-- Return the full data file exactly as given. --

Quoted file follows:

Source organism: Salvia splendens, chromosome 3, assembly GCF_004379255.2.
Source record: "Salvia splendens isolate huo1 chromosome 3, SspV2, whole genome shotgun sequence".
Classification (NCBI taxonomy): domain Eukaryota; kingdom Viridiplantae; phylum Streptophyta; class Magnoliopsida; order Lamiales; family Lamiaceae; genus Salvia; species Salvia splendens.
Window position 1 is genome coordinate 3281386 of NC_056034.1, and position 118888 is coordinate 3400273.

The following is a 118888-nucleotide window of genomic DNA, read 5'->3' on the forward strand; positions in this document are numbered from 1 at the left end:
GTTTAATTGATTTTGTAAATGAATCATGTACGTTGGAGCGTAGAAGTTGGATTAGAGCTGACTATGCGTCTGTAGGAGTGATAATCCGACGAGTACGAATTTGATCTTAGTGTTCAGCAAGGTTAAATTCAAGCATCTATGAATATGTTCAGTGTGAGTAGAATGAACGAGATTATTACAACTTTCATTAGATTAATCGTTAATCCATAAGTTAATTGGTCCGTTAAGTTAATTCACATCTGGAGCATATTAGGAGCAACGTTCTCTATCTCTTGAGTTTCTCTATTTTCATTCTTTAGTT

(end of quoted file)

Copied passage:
Source organism: Salvia splendens, chromosome 3, assembly GCF_004379255.2.
Source record: "Salvia splendens isolate huo1 chromosome 3, SspV2, whole genome shotgun sequence".
Classification (NCBI taxonomy): domain Eukaryota; kingdom Viridiplantae; phylum Streptophyta; class Magnoliopsida; order Lamiales; family Lamiaceae; genus Salvia; species Salvia splendens.
Window position 1 is genome coordinate 3281386 of NC_056034.1, and position 118888 is coordinate 3400273.

The following is a 118888-nucleotide window of genomic DNA, read 5'->3' on the forward strand; positions in this document are numbered from 1 at the left end:
GTTTAATTGATTTTGTAAATGAATCATGTACGTTGGAGCGTAGAAGTTGGATTAGAGCTGACTATGCGTCTGTAGGAGTGATAATCCGACGAGTACGAATTTGATCTTAGTGTTCAGCAAGGTTAAATTCAAGCATCTATGAATATGTTCAGTGTGAGTAGAATGAACGAGATTATTACAACTTTCATTAGATTAATCGTTAATCCATAAGTTAATTGGTCCGTTAAGTTAATTCACATCTGGAGCATATTAGGAGCAACGTTCTCTATCTCTTGAGTTTCTCTATTTTCATTCTTTAGTT